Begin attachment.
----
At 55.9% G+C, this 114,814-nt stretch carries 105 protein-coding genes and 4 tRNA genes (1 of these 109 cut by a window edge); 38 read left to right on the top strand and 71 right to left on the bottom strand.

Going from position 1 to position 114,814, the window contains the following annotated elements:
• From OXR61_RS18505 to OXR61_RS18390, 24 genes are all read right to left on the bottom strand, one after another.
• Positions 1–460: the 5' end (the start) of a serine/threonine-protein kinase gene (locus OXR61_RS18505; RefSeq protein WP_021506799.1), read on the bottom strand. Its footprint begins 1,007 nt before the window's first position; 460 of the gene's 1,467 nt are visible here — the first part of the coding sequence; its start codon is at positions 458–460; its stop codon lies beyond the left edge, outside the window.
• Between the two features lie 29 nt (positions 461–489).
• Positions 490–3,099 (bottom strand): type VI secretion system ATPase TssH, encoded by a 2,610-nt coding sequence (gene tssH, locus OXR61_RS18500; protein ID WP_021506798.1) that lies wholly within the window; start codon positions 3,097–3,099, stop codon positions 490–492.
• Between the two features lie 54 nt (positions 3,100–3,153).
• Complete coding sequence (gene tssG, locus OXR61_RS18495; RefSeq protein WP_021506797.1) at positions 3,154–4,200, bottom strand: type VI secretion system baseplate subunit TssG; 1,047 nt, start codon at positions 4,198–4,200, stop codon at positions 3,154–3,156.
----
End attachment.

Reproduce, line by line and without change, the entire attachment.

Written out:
At 55.9% G+C, this 114,814-nt stretch carries 105 protein-coding genes and 4 tRNA genes (1 of these 109 cut by a window edge); 38 read left to right on the top strand and 71 right to left on the bottom strand.

Going from position 1 to position 114,814, the window contains the following annotated elements:
• From OXR61_RS18505 to OXR61_RS18390, 24 genes are all read right to left on the bottom strand, one after another.
• Positions 1–460: the 5' end (the start) of a serine/threonine-protein kinase gene (locus OXR61_RS18505; RefSeq protein WP_021506799.1), read on the bottom strand. Its footprint begins 1,007 nt before the window's first position; 460 of the gene's 1,467 nt are visible here — the first part of the coding sequence; its start codon is at positions 458–460; its stop codon lies beyond the left edge, outside the window.
• Between the two features lie 29 nt (positions 461–489).
• Positions 490–3,099 (bottom strand): type VI secretion system ATPase TssH, encoded by a 2,610-nt coding sequence (gene tssH, locus OXR61_RS18500; protein ID WP_021506798.1) that lies wholly within the window; start codon positions 3,097–3,099, stop codon positions 490–492.
• Between the two features lie 54 nt (positions 3,100–3,153).
• Complete coding sequence (gene tssG, locus OXR61_RS18495; RefSeq protein WP_021506797.1) at positions 3,154–4,200, bottom strand: type VI secretion system baseplate subunit TssG; 1,047 nt, start codon at positions 4,198–4,200, stop codon at positions 3,154–3,156.